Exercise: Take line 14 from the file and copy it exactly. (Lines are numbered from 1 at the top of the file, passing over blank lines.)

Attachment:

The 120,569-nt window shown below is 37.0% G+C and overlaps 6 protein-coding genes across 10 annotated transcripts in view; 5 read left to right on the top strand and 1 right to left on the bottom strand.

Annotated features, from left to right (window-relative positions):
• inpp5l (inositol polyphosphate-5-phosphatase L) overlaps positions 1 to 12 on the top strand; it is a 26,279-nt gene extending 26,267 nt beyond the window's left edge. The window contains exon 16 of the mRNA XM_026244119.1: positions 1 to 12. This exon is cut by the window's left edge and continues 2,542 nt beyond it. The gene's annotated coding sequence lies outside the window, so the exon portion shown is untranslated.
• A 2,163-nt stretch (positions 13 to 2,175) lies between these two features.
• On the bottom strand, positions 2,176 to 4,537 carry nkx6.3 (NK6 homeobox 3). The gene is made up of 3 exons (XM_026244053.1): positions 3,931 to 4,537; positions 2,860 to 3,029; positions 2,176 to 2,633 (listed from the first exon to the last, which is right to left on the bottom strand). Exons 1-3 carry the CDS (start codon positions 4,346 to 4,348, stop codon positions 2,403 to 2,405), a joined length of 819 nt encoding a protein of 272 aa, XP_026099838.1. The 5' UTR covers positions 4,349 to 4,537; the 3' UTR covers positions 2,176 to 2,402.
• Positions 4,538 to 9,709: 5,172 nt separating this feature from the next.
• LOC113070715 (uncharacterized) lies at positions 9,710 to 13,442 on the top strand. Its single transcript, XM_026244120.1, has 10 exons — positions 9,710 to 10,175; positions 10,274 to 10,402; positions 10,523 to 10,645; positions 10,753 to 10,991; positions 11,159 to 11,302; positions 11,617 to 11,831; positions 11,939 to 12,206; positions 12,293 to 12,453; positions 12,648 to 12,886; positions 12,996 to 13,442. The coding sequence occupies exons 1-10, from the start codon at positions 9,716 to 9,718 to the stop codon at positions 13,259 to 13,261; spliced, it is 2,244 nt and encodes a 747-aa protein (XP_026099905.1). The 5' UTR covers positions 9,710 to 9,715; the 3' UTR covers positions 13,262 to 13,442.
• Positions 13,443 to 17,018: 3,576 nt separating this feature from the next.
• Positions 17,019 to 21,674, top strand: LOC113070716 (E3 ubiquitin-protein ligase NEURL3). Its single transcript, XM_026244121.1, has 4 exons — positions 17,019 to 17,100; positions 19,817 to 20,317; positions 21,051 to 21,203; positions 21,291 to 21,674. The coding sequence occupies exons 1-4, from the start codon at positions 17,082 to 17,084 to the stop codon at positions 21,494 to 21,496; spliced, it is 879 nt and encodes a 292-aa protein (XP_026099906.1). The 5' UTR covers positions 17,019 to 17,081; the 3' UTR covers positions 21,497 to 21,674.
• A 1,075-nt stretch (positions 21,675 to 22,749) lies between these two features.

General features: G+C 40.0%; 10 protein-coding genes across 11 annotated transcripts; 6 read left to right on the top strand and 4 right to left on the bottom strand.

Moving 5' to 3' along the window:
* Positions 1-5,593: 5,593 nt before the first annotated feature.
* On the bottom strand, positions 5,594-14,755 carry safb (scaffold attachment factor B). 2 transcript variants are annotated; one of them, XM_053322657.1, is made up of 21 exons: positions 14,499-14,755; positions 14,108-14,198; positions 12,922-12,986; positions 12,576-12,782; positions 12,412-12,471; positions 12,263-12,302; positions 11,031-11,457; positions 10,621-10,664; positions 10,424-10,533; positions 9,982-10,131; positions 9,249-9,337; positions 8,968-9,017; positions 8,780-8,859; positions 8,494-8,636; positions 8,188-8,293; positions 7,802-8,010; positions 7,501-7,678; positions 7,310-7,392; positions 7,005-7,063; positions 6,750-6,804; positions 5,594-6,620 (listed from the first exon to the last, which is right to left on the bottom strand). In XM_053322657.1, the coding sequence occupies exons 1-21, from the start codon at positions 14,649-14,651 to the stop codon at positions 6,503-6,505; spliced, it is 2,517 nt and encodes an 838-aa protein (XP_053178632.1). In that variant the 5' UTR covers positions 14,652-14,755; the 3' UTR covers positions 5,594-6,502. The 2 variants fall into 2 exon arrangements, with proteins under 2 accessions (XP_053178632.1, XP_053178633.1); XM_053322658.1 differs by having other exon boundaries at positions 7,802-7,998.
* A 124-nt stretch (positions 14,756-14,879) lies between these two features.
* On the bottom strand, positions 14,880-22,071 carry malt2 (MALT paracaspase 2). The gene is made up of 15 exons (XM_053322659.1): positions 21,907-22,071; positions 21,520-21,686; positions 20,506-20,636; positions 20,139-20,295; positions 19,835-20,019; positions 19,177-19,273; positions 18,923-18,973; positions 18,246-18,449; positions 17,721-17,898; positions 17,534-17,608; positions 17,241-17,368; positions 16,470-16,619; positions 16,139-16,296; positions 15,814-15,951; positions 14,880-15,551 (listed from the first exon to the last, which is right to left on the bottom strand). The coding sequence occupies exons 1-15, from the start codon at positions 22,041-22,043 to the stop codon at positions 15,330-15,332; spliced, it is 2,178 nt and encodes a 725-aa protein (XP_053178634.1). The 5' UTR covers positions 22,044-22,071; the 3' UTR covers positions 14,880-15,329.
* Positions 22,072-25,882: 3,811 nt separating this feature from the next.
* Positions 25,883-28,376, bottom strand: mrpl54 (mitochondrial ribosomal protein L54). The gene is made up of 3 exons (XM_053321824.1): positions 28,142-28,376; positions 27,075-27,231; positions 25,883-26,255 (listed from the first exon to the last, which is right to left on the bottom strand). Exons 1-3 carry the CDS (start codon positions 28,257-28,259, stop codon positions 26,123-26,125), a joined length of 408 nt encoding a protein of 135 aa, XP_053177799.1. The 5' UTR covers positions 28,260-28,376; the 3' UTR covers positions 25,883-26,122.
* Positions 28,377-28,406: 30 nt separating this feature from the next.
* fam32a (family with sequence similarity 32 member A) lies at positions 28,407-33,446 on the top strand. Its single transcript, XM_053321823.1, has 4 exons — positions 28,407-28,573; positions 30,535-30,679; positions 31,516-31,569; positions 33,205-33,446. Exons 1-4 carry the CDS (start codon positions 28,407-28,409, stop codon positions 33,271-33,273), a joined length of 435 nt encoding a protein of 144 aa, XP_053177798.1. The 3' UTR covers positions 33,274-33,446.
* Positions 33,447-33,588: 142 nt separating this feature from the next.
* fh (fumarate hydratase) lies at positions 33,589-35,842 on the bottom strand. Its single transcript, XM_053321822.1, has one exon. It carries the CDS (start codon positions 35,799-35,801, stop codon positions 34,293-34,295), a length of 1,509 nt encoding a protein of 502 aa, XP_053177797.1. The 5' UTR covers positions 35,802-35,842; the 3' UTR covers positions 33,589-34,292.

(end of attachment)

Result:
* On the bottom strand, positions 5,594-14,755 carry safb (scaffold attachment factor B). 2 transcript variants are annotated; one of them, XM_053322657.1, is made up of 21 exons: positions 14,499-14,755; positions 14,108-14,198; positions 12,922-12,986; positions 12,576-12,782; positions 12,412-12,471; positions 12,263-12,302; positions 11,031-11,457; positions 10,621-10,664; positions 10,424-10,533; positions 9,982-10,131; positions 9,249-9,337; positions 8,968-9,017; positions 8,780-8,859; positions 8,494-8,636; positions 8,188-8,293; positions 7,802-8,010; positions 7,501-7,678; positions 7,310-7,392; positions 7,005-7,063; positions 6,750-6,804; positions 5,594-6,620 (listed from the first exon to the last, which is right to left on the bottom strand). In XM_053322657.1, the coding sequence occupies exons 1-21, from the start codon at positions 14,649-14,651 to the stop codon at positions 6,503-6,505; spliced, it is 2,517 nt and encodes an 838-aa protein (XP_053178632.1). In that variant the 5' UTR covers positions 14,652-14,755; the 3' UTR covers positions 5,594-6,502. The 2 variants fall into 2 exon arrangements, with proteins under 2 accessions (XP_053178632.1, XP_053178633.1); XM_053322658.1 differs by having other exon boundaries at positions 7,802-7,998.